Recall biology class, where we learned that growing vegetation – photosynthesis – makes use of atmospheric carbon dioxide and releases, among other things, oxygen – and that we animals use oxygen and exhale carbon dioxide. The trouble is that human activity is more than respiration, releasing far more greenhouse gasses than the natural world can deal with.
This year’s surge in Amazon rainforest wildfires focused the world’s attention on the vulnerability of this important carbon sink that’s been referred to as the “world’s lungs”.
The Amazon wildfire surge was troubling, as forests around the globe play a significant role in pulling carbon dioxide from the atmosphere. Although a large amount of carbon is absorbed by biological and physical processes in the oceans – equalling roughly a quarter of the carbon released from human activity – the largest amount of carbon absorption occurs soil and forested areas.
To renew commercial value, the traditional practice of reforestation following fire or lumber harvesting – as well as afforestation to create new forested areas – has the added benefit of combating greenhouse gas emissions. Moreover, the renewal of wetlands to support biodiversity contributes to atmospheric carbon reduction. Urban areas are also creating their own, local green carbon sinks (think parks).
Ranging from the microscopic to giant seaweeds, algae is already a commercial source of, among other things, food for both humans and animals, nutritional supplements and fertiliser. Likewise, as an attractive, renewable source for biofuels, algae has attracted the attention of oil majors such as ExxonMobil:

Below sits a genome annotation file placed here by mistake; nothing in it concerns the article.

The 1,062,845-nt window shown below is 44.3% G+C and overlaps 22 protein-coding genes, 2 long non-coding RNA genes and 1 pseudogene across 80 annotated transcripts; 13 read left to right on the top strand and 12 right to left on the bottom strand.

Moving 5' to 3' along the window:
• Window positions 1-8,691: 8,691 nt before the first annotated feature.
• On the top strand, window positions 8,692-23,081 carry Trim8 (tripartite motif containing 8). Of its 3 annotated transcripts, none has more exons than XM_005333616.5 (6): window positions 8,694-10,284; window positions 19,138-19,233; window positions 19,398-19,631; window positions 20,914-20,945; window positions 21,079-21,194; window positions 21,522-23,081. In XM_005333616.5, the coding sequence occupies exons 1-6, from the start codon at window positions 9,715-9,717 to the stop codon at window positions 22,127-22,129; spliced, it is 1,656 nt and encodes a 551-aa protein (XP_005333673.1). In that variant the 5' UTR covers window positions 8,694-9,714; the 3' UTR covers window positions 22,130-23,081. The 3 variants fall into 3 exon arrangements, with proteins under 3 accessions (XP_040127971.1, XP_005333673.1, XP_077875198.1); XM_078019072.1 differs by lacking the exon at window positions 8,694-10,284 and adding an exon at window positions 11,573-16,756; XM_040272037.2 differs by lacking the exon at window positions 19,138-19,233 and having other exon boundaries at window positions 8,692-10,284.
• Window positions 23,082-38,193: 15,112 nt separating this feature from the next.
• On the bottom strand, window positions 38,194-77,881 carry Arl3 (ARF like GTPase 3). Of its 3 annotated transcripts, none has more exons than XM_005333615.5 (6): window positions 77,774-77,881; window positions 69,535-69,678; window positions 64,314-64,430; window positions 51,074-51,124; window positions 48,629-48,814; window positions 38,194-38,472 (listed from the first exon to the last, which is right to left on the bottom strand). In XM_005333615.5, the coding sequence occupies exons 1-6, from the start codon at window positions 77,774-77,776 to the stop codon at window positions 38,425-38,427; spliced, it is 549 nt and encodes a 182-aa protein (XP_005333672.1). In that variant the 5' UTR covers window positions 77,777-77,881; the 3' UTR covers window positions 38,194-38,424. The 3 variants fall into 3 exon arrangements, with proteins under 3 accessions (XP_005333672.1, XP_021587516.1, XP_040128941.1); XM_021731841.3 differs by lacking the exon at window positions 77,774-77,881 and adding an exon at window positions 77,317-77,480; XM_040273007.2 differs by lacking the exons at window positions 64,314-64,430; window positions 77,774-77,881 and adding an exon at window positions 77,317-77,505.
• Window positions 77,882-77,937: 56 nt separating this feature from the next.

“Algae can provide a diverse and highly desirable non-food source of the important renewable molecules that can be used to produce second generation biofuels. Some strains of algae can be optimised to produce bio-diesel precursors. Other algae strains can be optimised as a source of fermentable sugars, with compositions similar to those derived from corn kernels that are used to manufacture first generation biofuels like ethanol.”
Research into carbon capture and storage (CCS) has yielded a number of technologies that are being applied at the source to mitigate emissions from specific industrial facilities. And non-site-specific direct air capture looks to be a promising process to extract carbon – especially in areas where renewable energy sources such as solar photovoltaics and wind turbines can power the process.
So, it’s not a great leap to imagine optimised algae as the workhorse within a biosequestration system, capturing and storing carbon dioxide by biological processes. Just as with chemical-based direct air capture methods, the support systems for the algae carbon capture system could be off the grid, powered by renewables.
More about algae
Whether you’re curious about algae farming or the latest research, there’s a good number of resources to look into.
In the US, the National Algae Association – a non-profit algae education, production and remediation trade association – covers both “good algae” (commercial applications) and “bad algae” (toxic, red tied, etc.).
The European Algae Biomass Association (EABA) works to scientists, industrialists and decision makers to promote biomass production and use.
EUBIA, the European Biomass Industry Association represents the interest of its members, including SMEs, research institutes and universities working in the biomass field.